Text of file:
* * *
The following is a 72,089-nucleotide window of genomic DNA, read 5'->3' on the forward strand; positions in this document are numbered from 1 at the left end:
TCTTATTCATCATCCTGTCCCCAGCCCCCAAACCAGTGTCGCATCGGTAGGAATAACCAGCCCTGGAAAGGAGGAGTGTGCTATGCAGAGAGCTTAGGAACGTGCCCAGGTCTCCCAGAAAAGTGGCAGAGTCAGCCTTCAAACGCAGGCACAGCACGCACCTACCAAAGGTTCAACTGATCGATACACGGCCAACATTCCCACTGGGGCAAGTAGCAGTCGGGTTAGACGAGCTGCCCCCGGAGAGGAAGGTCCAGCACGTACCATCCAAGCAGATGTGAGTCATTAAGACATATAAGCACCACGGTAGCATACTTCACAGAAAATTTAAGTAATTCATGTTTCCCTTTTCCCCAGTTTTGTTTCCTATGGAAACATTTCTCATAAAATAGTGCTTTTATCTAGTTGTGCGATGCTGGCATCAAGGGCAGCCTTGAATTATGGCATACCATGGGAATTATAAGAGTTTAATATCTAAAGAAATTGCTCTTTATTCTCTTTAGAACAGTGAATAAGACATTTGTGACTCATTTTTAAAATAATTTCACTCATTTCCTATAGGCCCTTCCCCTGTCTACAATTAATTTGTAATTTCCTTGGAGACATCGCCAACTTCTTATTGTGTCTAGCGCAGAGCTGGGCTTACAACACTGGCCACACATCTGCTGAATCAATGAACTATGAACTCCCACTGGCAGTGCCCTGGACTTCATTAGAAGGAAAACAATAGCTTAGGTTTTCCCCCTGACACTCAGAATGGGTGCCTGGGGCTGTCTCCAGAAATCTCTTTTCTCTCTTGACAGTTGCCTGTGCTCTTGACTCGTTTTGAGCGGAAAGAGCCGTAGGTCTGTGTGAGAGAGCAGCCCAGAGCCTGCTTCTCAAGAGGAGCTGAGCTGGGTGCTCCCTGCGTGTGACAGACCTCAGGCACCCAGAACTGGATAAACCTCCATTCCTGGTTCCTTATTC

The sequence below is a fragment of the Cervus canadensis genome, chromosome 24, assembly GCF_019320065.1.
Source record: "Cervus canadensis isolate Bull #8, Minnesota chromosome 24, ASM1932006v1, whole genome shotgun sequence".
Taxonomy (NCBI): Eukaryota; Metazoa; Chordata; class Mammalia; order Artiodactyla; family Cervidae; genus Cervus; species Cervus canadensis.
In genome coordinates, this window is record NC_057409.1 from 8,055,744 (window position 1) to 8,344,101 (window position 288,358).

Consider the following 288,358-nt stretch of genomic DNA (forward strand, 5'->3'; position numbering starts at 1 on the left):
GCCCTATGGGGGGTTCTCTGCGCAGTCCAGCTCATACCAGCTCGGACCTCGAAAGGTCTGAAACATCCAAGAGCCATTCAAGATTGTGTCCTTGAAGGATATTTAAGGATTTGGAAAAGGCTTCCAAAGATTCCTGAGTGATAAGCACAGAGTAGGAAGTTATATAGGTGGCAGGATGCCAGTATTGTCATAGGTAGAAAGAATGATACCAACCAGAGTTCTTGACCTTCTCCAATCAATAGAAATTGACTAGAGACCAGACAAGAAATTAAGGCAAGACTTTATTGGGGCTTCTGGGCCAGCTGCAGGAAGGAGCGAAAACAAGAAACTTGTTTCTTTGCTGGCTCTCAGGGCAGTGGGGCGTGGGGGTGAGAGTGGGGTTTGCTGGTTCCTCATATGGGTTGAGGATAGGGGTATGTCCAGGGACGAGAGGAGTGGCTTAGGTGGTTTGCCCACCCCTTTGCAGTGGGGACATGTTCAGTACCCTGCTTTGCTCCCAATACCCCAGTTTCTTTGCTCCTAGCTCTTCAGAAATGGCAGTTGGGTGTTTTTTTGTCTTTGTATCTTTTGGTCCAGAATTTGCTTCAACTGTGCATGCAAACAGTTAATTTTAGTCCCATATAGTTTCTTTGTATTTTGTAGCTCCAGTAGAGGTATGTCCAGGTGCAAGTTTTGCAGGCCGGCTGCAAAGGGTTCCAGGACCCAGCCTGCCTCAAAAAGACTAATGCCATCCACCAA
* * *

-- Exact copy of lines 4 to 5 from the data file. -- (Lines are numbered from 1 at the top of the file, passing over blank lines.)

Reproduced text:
Source record: "Cervus canadensis isolate Bull #8, Minnesota chromosome 24, ASM1932006v1, whole genome shotgun sequence".
Taxonomy (NCBI): Eukaryota; Metazoa; Chordata; class Mammalia; order Artiodactyla; family Cervidae; genus Cervus; species Cervus canadensis.